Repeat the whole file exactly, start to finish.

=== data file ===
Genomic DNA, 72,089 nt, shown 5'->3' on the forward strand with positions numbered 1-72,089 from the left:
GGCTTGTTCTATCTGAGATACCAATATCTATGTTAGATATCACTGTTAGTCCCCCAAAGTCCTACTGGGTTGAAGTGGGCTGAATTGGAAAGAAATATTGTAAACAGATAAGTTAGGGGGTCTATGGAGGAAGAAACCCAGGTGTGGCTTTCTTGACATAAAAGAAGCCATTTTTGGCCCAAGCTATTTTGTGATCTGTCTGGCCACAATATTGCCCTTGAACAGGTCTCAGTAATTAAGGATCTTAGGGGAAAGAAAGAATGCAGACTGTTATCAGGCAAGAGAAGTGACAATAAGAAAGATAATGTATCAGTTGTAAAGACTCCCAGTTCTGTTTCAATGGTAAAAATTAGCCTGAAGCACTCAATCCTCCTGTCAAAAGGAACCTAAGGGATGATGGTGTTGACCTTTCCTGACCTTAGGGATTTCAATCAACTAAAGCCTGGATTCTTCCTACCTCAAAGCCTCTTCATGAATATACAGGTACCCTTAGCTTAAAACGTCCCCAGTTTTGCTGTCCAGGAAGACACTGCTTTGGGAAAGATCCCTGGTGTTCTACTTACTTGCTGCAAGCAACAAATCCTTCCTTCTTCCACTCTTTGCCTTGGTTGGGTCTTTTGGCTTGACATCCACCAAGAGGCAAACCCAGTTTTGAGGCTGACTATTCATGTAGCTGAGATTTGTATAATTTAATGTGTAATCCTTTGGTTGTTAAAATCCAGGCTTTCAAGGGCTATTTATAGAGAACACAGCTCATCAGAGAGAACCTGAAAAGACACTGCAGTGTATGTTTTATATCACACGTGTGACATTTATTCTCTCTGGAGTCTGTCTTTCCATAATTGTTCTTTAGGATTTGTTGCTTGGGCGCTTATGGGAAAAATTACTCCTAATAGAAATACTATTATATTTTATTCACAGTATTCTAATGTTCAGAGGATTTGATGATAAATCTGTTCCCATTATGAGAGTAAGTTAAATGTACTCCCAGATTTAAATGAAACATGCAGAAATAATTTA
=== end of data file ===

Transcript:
Genomic DNA, 72,089 nt, shown 5'->3' on the forward strand with positions numbered 1-72,089 from the left:
GGCTTGTTCTATCTGAGATACCAATATCTATGTTAGATATCACTGTTAGTCCCCCAAAGTCCTACTGGGTTGAAGTGGGCTGAATTGGAAAGAAATATTGTAAACAGATAAGTTAGGGGGTCTATGGAGGAAGAAACCCAGGTGTGGCTTTCTTGACATAAAAGAAGCCATTTTTGGCCCAAGCTATTTTGTGATCTGTCTGGCCACAATATTGCCCTTGAACAGGTCTCAGTAATTAAGGATCTTAGGGGAAAGAAAGAATGCAGACTGTTATCAGGCAAGAGAAGTGACAATAAGAAAGATAATGTATCAGTTGTAAAGACTCCCAGTTCTGTTTCAATGGTAAAAATTAGCCTGAAGCACTCAATCCTCCTGTCAAAAGGAACCTAAGGGATGATGGTGTTGACCTTTCCTGACCTTAGGGATTTCAATCAACTAAAGCCTGGATTCTTCCTACCTCAAAGCCTCTTCATGAATATACAGGTACCCTTAGCTTAAAACGTCCCCAGTTTTGCTGTCCAGGAAGACACTGCTTTGGGAAAGATCCCTGGTGTTCTACTTACTTGCTGCAAGCAACAAATCCTTCCTTCTTCCACTCTTTGCCTTGGTTGGGTCTTTTGGCTTGACATCCACCAAGAGGCAAACCCAGTTTTGAGGCTGACTATTCATGTAGCTGAGATTTGTATAATTTAATGTGTAATCCTTTGGTTGTTAAAATCCAGGCTTTCAAGGGCTATTTATAGAGAACACAGCTCATCAGAGAGAACCTGAAAAGACACTGCAGTGTATGTTTTATATCACACGTGTGACATTTATTCTCTCTGGAGTCTGTCTTTCCATAATTGTTCTTTAGGATTTGTTGCTTGGGCGCTTATGGGAAAAATTACTCCTAATAGAAATACTATTATATTTTATTCACAGTATTCTAATGTTCAGAGGATTTGATGATAAATCTGTTCCCATTATGAGAGTAAGTTAAATGTACTCCCAGATTTAAATGAAACATGCAGAAATAATTTA